Technique

Real Programming S01E03: Baby Needs New Shoes!

This entry is part 3 of 4 in the series Real Programming

Real Programming S01E03: Baby Needs New Shoes! Watching those itty-bitty numbers for the dice is making me crazy, so let’s get some dice images going today! If you want to follow along in the code, the project is https://github.com/geepawhill/yz (Note: Transcript and closed captions to be added soon.)

Real Programming S01E02: Look, Ma! A Test!

This entry is part 2 of 4 in the series Real Programming

Real Programming S01E02: Look, Ma! A Test Last time we did a rapid-fire model/view split, just so we could test. Now we gotta test this bad boy a little! If you want to follow along in the code, the project is https://github.com/geepawhill/yz Hey, it’s GeePaw and I still have Wally, and Molly’s off camera, and we’re back with Real Programming: the show that still doesn’t have a slogan, but that’s OK. We’ll keep going. Anyway, when last we left you, …

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Real Programming S01E01: Getting Started | Video

This entry is part 1 of 4 in the series Real Programming

Real Programming S01E01: Getting Started Hi Folks! In this first episode we lay the groundwork for a simple desktop Yahtzee application. If you want to follow along in the code, the project is https://github.com/geepawhill/yz Transcript Hey, folks. It’s GeePaw sitting out here on my deck, where I do most of my work in the summer months. And today is the first episode of my new series called real programming, the show where we don’t have a cool slogan yet. Anyway, …

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Discipline: A Short Rant

People use the word “discipline” reasonably often when they talk about the software trade. I tend to avoid that word, and I wish more folks followed me in that policy. Most of those folks are not meaning anything untoward. They might easily use “orderly”, “consistent”, “persistent”, “systematic”, and so on, instead of “discipline”, and as I say, I wish they would. “Discipline”, in other parts of the forest, is an ordinary part of the vocabulary of extrinsic motivation by punishment …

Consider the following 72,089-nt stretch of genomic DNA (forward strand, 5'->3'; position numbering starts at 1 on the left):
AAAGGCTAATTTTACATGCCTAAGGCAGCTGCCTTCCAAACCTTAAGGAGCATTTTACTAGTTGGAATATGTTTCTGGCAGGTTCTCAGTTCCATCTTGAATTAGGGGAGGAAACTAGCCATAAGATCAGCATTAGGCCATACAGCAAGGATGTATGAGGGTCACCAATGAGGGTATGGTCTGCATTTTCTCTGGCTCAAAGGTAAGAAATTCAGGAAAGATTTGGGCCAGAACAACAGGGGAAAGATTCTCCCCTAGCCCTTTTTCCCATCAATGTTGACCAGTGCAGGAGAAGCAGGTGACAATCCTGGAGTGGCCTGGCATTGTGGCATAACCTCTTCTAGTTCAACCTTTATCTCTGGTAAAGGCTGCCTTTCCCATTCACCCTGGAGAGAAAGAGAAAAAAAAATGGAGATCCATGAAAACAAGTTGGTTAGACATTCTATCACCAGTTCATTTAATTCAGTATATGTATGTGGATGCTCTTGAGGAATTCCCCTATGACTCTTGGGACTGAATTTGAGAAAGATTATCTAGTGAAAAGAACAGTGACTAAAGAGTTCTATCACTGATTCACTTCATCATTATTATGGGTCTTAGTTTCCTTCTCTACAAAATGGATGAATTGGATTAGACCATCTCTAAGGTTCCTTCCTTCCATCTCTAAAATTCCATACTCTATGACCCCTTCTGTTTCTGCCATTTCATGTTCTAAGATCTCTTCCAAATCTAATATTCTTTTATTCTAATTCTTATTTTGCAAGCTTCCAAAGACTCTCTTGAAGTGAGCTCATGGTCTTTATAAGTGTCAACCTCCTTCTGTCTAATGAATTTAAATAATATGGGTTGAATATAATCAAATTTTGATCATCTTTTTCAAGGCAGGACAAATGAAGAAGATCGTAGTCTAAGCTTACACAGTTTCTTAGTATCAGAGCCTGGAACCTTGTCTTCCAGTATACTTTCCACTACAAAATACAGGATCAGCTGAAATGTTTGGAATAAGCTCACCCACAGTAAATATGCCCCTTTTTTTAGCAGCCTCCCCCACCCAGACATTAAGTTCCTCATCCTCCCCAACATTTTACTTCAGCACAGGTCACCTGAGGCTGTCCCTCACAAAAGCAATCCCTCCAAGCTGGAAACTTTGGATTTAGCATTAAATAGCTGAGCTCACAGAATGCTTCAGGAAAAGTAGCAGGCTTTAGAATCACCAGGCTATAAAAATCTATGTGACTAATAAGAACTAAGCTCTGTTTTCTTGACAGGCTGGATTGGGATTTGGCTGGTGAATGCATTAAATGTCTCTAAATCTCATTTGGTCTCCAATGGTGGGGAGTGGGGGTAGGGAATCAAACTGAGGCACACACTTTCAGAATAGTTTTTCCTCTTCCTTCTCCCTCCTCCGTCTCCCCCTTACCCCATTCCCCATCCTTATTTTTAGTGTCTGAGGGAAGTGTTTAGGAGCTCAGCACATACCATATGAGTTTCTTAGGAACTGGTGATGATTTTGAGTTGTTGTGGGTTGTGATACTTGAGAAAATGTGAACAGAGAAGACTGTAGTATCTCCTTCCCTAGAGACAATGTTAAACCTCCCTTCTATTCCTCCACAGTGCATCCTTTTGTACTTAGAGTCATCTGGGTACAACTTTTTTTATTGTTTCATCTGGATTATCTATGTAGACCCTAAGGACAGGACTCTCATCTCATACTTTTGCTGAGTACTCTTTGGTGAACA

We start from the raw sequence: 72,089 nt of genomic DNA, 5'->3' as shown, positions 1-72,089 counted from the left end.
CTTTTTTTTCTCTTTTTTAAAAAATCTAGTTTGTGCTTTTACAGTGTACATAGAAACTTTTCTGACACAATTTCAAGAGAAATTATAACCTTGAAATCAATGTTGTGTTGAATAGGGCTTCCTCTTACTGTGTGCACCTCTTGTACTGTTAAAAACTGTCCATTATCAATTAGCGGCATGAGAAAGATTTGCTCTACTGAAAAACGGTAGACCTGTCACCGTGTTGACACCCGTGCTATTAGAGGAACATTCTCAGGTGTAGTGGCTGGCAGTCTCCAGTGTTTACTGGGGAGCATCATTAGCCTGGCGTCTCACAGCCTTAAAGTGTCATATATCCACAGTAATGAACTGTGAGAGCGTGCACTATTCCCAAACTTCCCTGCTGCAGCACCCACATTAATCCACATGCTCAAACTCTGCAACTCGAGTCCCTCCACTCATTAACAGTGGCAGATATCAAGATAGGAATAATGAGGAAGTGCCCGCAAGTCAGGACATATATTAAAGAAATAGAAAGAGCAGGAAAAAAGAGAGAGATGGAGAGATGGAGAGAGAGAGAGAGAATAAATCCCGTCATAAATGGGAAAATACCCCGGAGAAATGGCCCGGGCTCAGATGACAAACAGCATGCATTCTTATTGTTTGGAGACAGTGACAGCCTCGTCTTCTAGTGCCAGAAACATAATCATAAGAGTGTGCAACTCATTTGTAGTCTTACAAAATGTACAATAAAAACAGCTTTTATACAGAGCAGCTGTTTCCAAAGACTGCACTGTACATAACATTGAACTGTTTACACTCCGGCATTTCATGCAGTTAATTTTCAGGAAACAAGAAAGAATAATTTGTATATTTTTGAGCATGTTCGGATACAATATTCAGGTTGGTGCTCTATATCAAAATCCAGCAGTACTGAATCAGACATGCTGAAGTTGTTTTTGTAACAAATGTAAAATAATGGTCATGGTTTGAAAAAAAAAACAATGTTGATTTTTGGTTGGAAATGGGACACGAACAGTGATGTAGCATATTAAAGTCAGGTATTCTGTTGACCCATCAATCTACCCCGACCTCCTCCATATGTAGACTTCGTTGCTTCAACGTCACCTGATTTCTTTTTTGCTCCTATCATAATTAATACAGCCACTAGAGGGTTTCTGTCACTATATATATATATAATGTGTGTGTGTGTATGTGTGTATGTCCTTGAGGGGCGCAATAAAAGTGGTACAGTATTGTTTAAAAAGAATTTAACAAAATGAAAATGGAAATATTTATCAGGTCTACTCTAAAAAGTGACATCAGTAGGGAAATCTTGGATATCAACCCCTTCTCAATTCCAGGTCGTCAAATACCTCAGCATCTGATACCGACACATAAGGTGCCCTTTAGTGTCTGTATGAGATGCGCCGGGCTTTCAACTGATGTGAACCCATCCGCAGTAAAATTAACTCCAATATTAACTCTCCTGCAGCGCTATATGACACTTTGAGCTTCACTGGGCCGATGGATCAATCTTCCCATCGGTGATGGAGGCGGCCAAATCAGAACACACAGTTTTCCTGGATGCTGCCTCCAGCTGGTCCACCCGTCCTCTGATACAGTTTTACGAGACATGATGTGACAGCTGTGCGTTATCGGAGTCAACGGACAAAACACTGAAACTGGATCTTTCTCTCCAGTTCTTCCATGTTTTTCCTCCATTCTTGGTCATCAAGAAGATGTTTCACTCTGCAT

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Always Small, Always Better, Always Wrong

Always Small, Always Better, Always Wrong. This is the mantra for anyone who seeks change in virtually any genuinely complex environment. I’ve written a lot about small and better, but not so much about wrong, which is what I want to take up today, but first, a little refresher. The complex systems I deal with professionally all fall under the simple problem statement: "make software for money". Those systems include lots of different aspects and layers. Two of these, at …

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Slicing Stories? Don’t Use Horizontal Layers

I’ve had some questions & comments about yesterday’s tweet: there are a million ways to slice stories. All the ones that slice it by layers are mistakes. Michael D. Hill (@GeePawHill) May 11, 2018 That’s natural and good and thanks to one and all. When one tweets a one-off like that, all pithy and telegraphic, folks who may not “already speak the lingo” can be mystified. I’ll take a few tweets to spell it out a little further. A little …

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Use Supplier Or Supplied Or Both?

A coding pattern; replace supplied data with a supplier or a supplier with the supplied data. It is very common to create code with an interface like this: do( Data supplied ) We then use the data somehow to perform our functionality, whatever a do(…) method does. On the other hand, sometimes we create code with an interface like this: do( DataSource supplier ) And its body is basically the same as our starting chunk, but with a prolog that …

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How To Test Depends On What To Test: Money, Chaining, And Steering

To have a serious conversation about how to test, we have to start by considering what to test. As a microtesting TDD’er, what I want to test is our logic. Enter the Money Premise The money premise of TDD reminds us we’re in this for the money, that is, the primary purpose of TDD is to enable us to ship more value faster. Deciding what is "value" is not a TDD task. The larger agility certainly asks us to make …

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Avoid Implementation Inheritance: GeePaw Goes All Geek-y

So, day off before travel before onsite, playing ONI, having fun, but I want to muse about a highly geeky matter anyway… Do you ever override in a sub-class a method that’s already implemented in a super-class? I want to recommend to you a policy of avoiding that like the plague, whenever you can. I will go further: I avoid, maybe not as much as the plague, but surely as much as the measles, even deriving any sub-class off of …

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The Rigorous Playpen

I’m bettin’ u already got some code. If yer a geek in a substantial code base in an org w/more than a half-dozen other geeks, i’m bettin’ u already got a lot of code. In your team’s head, if not somewhere on an out-of-date piece of paper, there is a picture of "our code". I want to draw a box somewhere where there’s room in that picture, and I want to label it "rigorous". Let’s call it the rigorous playpen. …

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